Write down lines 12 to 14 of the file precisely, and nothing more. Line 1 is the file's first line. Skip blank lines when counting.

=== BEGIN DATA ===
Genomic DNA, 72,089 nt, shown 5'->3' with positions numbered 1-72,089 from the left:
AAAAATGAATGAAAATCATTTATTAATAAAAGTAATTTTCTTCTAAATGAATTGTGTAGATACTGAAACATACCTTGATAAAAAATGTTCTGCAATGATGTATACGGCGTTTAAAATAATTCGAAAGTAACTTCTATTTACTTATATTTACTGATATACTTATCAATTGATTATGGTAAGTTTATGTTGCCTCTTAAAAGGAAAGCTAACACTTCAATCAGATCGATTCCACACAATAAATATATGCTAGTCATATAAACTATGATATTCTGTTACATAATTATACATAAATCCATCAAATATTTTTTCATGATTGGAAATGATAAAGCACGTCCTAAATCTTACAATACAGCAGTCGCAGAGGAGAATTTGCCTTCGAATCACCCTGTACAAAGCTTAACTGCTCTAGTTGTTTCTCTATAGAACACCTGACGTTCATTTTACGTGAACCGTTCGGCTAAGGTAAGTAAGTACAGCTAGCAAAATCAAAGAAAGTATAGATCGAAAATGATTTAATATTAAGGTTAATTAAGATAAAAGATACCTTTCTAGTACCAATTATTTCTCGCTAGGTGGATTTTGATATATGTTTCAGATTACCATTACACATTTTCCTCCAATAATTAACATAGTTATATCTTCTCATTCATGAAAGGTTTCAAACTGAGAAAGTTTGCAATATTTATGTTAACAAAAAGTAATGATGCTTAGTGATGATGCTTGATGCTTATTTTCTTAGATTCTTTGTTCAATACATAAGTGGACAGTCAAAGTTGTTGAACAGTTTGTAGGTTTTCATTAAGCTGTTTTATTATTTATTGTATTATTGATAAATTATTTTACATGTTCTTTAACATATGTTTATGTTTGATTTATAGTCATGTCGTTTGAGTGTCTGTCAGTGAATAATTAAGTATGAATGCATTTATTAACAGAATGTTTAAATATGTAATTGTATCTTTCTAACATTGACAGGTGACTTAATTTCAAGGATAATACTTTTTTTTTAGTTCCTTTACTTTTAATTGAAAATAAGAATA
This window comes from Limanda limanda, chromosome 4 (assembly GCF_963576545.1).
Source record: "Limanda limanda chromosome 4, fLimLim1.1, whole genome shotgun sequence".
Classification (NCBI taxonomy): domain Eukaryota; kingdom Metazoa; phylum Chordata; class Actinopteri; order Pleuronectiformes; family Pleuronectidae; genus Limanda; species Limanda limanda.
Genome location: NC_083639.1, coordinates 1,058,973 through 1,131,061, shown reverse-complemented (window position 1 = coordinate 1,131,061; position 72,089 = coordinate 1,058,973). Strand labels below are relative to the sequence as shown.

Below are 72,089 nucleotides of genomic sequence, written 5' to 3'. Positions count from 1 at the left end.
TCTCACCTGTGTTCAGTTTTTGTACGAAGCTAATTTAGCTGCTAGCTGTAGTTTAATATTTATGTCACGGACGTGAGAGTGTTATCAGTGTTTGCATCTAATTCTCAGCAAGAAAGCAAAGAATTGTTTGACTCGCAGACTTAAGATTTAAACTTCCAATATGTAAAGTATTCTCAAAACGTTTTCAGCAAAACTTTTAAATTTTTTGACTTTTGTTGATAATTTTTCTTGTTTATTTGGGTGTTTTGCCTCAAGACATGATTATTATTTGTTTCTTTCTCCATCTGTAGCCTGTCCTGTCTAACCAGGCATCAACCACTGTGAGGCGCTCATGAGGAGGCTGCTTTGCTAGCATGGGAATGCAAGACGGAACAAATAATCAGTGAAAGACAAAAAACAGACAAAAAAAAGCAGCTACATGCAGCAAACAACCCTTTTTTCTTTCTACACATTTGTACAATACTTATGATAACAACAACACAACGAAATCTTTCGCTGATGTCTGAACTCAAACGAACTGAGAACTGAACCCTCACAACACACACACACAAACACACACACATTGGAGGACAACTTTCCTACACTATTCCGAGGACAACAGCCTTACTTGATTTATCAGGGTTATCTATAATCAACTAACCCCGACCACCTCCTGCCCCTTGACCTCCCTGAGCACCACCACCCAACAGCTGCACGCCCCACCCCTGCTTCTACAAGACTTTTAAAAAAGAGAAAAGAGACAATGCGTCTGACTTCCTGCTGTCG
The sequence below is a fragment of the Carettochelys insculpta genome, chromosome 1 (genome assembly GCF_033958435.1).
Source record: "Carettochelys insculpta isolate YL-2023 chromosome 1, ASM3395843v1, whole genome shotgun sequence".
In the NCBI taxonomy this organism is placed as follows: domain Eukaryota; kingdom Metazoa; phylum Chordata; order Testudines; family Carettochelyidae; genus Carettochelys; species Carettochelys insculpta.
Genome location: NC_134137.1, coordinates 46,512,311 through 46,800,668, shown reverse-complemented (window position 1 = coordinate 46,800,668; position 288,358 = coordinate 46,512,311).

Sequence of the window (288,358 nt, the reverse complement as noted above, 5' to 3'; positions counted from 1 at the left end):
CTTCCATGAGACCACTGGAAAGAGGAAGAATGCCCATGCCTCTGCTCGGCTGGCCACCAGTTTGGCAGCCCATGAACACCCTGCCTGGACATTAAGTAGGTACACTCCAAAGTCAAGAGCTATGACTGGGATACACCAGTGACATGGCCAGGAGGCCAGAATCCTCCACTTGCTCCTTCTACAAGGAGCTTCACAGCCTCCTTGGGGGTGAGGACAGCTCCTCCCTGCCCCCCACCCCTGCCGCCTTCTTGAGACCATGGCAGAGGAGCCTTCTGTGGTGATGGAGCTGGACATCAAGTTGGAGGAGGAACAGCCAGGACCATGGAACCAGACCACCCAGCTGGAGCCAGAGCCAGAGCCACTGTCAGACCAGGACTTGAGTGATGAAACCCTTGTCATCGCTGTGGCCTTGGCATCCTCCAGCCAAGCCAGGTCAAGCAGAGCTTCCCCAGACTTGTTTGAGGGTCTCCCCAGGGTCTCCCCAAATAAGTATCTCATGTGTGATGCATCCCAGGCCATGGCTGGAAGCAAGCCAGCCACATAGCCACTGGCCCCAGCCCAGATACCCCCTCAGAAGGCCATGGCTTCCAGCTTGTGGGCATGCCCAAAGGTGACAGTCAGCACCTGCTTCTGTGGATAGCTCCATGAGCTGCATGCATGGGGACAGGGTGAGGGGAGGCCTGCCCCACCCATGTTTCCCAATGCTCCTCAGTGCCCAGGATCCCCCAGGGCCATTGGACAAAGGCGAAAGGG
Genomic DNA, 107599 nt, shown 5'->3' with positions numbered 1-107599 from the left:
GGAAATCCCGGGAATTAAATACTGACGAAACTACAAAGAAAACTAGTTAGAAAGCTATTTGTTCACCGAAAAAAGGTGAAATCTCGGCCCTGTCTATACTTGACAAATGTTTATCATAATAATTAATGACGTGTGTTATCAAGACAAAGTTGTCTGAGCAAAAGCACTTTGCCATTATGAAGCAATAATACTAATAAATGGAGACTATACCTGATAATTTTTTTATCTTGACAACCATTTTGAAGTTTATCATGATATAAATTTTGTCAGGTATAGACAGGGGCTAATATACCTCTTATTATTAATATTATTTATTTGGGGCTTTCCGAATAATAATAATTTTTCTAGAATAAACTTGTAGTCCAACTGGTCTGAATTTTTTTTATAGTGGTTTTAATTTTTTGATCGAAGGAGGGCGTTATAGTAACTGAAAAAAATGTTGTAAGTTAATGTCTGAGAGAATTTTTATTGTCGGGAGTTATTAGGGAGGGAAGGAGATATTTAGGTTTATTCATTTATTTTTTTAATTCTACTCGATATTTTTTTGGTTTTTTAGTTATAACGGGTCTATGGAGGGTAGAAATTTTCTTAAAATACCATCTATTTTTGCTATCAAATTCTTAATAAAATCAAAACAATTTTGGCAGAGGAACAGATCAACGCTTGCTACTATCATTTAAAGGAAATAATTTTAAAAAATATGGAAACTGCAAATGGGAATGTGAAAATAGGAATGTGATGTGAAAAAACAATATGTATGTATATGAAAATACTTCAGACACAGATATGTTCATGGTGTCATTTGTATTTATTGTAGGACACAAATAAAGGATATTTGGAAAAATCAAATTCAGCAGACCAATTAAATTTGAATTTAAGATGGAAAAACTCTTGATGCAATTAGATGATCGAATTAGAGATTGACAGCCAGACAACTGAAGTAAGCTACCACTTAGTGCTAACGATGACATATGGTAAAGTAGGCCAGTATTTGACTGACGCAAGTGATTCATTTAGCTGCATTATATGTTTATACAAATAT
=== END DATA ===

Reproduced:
Genome location: NC_134137.1, coordinates 46,512,311 through 46,800,668, shown reverse-complemented (window position 1 = coordinate 46,800,668; position 288,358 = coordinate 46,512,311).

Sequence of the window (288,358 nt, the reverse complement as noted above, 5' to 3'; positions counted from 1 at the left end):
CTTCCATGAGACCACTGGAAAGAGGAAGAATGCCCATGCCTCTGCTCGGCTGGCCACCAGTTTGGCAGCCCATGAACACCCTGCCTGGACATTAAGTAGGTACACTCCAAAGTCAAGAGCTATGACTGGGATACACCAGTGACATGGCCAGGAGGCCAGAATCCTCCACTTGCTCCTTCTACAAGGAGCTTCACAGCCTCCTTGGGGGTGAGGACAGCTCCTCCCTGCCCCCCACCCCTGCCGCCTTCTTGAGACCATGGCAGAGGAGCCTTCTGTGGTGATGGAGCTGGACATCAAGTTGGAGGAGGAACAGCCAGGACCATGGAACCAGACCACCCAGCTGGAGCCAGAGCCAGAGCCACTGTCAGACCAGGACTTGAGTGATGAAACCCTTGTCATCGCTGTGGCCTTGGCATCCTCCAGCCAAGCCAGGTCAAGCAGAGCTTCCCCAGACTTGTTTGAGGGTCTCCCCAGGGTCTCCCCAAATAAGTATCTCATGTGTGATGCATCCCAGGCCATGGCTGGAAGCAAGCCAGCCACATAGCCACTGGCCCCAGCCCAGATACCCCCTCAGAAGGCCATGGCTTCCAGCTTGTGGGCATGCCCAAAGGTGACAGTCAGCACCTGCTTCTGTGGATAGCTCCATGAGCTGCATGCATGGGGACAGGGTGAGGGGAGGCCTGCCCCACCCATGTTTCCCAATGCTCCTCAGTGCCCAGGATCCCCCAGGGCCATTGGACAAAGGCGAAAGGG